Arsenal can’t sign a tyre because tyres are not people and have no legs

A lot can happen in a week without very much happening at all, eh? It’s quite strange. From the beginning of the week where Jamie Vardy looked like a foregone conclusion to now, where he’s apparently 80% likely to stay at Leicester, the landscape has shifted but very little has actually happened.

If anything, Vardy’s decision to delay his decision hasn’t taken the spotlight off him. It’s turned it up full blast because right now he’s the only show in town. You might wonder if that was deliberate in some way. Maybe that’s being a bit too cynical but it would certainly add another chapter to ‘his’ upcoming book, wouldn’t it?

Despite the frustration of it from an Arsenal point of view, there is something interesting about the whole thing. I know some would take rejection from Vardy as some kind of embarrassment to the club, but I don’t look at it that way. If someone doesn’t want to join Arsenal, that’s fine, and if his decision is to stay and sign a new deal at Leicester, it’s to be admired in some ways.

How many times have we urged players to stay because they ‘got it’, they understood what it was to ‘be Arsenal’, because they had a connection with the club and the fans? How many times did those players actually stay? So if Vardy decides to stay at Leicester because he loves it there – and because he’s been offered a new bumper contract that will give him real security at 29 years of age – how can we be critical of that?

The interesting thing though is imagine if we’d tried to buy Leicester’s best striker two seasons ago. I think it’s fair to say the deal would have been done and dusted by now. While some of the current situation is down to the fact that they won the title last season, it’s got more to do with the finances that Premier League clubs have. Last season we spoke about the equalisation of talent being a good thing because it made the football more competitive.

If teams can buy better quality players then that makes those teams better. The traditional big boys no longer just have to turn up to win games against those further down the table, a lesson we should have already learned in fairness, and when you look at the table and the results this season that’s been obvious.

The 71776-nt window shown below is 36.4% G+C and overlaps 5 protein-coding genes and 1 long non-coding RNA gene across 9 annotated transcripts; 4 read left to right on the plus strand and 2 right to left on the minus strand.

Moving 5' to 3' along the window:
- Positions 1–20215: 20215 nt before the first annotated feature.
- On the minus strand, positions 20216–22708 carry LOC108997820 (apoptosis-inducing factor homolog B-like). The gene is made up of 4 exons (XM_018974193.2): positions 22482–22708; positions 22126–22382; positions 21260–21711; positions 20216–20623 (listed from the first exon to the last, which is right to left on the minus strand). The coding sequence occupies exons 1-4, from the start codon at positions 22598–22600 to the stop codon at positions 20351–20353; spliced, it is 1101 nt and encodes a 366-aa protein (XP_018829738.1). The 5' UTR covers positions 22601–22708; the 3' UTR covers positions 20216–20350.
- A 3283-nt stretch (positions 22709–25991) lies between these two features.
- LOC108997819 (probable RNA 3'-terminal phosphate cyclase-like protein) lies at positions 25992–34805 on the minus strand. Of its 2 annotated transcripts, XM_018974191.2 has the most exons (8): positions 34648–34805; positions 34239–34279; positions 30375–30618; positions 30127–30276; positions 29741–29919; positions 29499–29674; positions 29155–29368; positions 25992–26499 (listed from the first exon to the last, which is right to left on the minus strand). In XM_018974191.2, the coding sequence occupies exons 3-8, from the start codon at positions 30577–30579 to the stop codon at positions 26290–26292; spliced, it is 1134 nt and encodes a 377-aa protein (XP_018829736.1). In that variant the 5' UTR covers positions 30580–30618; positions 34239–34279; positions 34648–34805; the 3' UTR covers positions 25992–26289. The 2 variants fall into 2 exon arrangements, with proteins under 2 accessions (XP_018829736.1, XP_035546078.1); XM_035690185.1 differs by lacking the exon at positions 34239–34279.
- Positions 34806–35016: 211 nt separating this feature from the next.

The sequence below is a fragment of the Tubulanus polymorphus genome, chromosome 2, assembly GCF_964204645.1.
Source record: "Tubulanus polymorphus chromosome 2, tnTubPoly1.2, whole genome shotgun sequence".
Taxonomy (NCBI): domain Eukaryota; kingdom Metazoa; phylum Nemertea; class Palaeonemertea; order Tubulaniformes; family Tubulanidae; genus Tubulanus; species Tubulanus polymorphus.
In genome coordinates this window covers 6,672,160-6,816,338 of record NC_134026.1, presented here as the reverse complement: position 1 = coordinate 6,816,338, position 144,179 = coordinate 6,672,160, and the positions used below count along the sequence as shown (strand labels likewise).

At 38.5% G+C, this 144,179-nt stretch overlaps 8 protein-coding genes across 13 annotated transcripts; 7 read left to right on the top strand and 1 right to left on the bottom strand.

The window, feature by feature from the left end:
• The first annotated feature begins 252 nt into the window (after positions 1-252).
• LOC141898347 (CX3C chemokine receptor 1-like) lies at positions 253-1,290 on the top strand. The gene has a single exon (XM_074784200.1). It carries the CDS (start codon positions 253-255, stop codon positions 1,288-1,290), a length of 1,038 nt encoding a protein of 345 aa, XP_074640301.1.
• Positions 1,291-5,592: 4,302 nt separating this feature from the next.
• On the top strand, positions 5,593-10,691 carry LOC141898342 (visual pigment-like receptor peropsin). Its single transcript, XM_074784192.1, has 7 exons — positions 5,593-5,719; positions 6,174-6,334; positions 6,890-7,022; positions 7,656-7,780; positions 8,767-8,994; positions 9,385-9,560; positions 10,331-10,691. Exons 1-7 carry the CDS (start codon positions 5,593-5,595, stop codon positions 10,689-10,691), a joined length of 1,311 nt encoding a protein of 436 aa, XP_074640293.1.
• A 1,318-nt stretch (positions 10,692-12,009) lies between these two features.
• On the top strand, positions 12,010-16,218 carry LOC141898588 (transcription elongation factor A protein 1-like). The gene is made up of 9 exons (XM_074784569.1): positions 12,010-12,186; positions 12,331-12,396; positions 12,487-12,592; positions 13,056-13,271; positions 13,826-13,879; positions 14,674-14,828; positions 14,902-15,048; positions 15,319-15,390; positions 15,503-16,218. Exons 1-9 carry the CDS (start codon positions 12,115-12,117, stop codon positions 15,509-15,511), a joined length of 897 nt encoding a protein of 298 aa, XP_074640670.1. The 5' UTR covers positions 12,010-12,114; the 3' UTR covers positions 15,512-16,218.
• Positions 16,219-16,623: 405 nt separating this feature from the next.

It would also have been a case that not too long ago Leicester would have had a difficult time turning down a £20-£25m bid for one of their players. Clubs are now cash rich like never before, and that allows them not only to knock back offers, but to counter them and discuss new terms with players who, as much as we like to think will be driven by ambition, are careerists at the end of it all.

They know that they have a short lifespan when it comes to their playing days, and whether you like it or not, maximising your earnings over the course of your career is an important consideration. So is winning stuff and being successful, but so too is money. I’m sure Vardy’s decision is more nuanced than that, but there’s no doubt the increased TV money has changed the complexion of doing transfers between Premier League clubs.

Also, just to clarify something I mentioned about all our striking eggs being in Vardy’s basket right now. It doesn’t mean that we don’t have other strikers on a list somewhere – I’m sure we do, although I have no idea who they might be. The chatter about players like Morata always felt like something of a smokescreen, which seems to have been the case as the Vardy stuff came out of nowhere with nobody talking about it.

It’s just that for obvious reasons he is the only striker we’re actively pursuing right now. You don’t go a long way down the road for a player while throwing bids around to other clubs. Of course we have to have alternatives and we have to ready to move on them if we fail to get our main target, but we made a decision to go for Vardy and here we are. My gut feeling on this, by the way, is that I think he’ll sign for us. My gut is often a stupid twat though, so don’t come running to blame Gutsy if it all goes pear-shaped.

If you care to read more about our pursuit of a new striker, that’s what Tim Stillman’s column this week is all about. It’s kinda why, even if this deal doesn’t come off, I’m still confident that we’ll get someone in. It’s an absolute necessity ahead of next season. Right now we’re like a car driving with a flat tyre. You can chug along but to really get going you need to get a new one.

So, go out there and bring in Bob Michelin, or Paddy Bridgestone, or Jean-Pierre Goodyear. I think that pretty much solves our striking problems right there.

Euro 2016 starts tonight, France v Romania. I’m definitely having a couple of quid on Olivier Giroud for the first goal. Surely the odds are so long I would become a millionaire with a piffling bet. See you suckers in the morning while I blog from my yacht.

Until then.

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